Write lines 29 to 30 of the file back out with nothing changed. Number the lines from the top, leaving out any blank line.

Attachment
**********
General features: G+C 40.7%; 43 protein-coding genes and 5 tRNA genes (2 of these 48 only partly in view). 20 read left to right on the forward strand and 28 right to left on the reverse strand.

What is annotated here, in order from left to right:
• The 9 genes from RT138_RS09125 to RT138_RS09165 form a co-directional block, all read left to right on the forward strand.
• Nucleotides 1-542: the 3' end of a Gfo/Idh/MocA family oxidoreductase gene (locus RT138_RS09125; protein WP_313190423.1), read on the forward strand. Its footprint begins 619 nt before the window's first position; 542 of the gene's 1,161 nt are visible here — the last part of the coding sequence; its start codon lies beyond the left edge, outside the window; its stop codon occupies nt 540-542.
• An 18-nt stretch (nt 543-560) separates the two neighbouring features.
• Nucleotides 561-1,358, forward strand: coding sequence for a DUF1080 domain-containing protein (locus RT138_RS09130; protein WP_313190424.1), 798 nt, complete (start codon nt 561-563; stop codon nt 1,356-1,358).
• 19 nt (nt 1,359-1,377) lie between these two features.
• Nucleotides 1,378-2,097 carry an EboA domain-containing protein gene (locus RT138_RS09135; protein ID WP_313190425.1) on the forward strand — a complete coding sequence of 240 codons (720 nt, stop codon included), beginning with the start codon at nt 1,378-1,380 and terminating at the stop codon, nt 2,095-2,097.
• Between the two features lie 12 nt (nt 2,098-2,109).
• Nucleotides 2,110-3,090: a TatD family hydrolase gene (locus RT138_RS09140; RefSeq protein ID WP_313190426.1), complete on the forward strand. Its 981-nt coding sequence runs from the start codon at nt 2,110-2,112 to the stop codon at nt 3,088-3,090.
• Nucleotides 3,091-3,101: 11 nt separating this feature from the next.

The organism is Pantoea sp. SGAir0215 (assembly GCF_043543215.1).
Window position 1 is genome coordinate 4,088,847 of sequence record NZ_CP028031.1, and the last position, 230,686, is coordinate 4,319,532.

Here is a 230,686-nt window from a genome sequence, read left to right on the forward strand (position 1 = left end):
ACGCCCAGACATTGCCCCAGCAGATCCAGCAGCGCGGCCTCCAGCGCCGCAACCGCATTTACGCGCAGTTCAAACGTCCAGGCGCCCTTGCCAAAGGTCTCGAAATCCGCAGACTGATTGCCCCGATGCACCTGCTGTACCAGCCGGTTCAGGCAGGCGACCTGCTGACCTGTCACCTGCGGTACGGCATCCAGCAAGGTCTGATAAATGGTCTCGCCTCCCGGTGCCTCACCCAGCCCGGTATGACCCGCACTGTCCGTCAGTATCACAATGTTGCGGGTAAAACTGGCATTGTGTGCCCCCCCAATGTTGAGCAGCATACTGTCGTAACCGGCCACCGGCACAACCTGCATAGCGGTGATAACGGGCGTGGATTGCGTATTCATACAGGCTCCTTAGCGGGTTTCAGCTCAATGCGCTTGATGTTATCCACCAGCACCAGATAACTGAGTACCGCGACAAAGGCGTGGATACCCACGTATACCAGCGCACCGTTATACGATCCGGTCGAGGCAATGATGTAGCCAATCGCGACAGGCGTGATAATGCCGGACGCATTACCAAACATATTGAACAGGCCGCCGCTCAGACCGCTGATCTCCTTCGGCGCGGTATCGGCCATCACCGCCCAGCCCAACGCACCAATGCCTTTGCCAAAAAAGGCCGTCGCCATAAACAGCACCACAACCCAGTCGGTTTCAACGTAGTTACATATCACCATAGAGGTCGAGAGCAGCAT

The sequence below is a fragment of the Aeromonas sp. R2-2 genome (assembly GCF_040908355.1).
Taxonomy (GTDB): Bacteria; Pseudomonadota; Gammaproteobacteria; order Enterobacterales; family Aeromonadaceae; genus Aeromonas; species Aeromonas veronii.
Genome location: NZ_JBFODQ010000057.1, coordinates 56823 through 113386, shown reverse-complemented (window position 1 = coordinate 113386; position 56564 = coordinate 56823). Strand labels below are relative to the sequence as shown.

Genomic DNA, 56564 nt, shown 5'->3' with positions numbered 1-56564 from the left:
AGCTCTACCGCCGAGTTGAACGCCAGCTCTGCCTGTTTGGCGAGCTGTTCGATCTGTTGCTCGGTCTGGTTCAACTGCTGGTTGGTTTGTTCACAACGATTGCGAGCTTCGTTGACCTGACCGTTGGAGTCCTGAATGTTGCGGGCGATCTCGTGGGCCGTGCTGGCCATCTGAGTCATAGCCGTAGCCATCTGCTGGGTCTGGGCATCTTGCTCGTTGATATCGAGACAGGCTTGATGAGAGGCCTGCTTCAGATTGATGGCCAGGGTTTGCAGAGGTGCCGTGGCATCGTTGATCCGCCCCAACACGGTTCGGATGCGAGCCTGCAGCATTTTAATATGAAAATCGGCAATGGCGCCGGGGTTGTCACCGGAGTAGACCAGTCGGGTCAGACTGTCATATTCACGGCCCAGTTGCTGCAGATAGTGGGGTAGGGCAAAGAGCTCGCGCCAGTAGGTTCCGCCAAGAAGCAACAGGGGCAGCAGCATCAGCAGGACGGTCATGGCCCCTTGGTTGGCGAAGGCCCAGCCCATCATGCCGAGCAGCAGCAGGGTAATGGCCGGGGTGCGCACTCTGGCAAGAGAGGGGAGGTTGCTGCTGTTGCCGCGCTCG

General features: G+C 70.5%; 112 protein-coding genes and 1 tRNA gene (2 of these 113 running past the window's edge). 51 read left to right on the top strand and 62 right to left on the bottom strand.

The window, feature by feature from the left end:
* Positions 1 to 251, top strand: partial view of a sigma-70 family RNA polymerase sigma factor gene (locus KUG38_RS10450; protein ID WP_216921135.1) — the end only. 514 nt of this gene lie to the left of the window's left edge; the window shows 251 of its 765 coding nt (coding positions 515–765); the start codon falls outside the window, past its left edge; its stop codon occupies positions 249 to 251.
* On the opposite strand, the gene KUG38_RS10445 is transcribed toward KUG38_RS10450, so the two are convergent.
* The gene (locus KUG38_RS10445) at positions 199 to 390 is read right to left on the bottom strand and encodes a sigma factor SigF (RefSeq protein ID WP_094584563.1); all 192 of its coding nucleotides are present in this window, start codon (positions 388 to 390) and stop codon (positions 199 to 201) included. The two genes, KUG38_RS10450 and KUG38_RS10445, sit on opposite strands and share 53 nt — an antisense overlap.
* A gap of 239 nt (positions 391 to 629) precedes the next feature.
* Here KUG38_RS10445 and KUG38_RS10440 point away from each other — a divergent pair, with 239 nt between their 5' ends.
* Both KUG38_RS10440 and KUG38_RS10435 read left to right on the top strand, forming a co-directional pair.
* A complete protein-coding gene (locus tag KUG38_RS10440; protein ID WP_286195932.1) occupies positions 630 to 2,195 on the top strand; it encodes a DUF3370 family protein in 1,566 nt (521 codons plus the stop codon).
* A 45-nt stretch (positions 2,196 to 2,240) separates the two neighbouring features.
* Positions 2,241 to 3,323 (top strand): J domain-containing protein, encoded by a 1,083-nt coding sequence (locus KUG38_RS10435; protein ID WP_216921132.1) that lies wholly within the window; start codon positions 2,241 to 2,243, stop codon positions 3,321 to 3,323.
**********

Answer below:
* A complete protein-coding gene (locus tag KUG38_RS10440; protein ID WP_286195932.1) occupies positions 630 to 2,195 on the top strand; it encodes a DUF3370 family protein in 1,566 nt (521 codons plus the stop codon).
* A 45-nt stretch (positions 2,196 to 2,240) separates the two neighbouring features.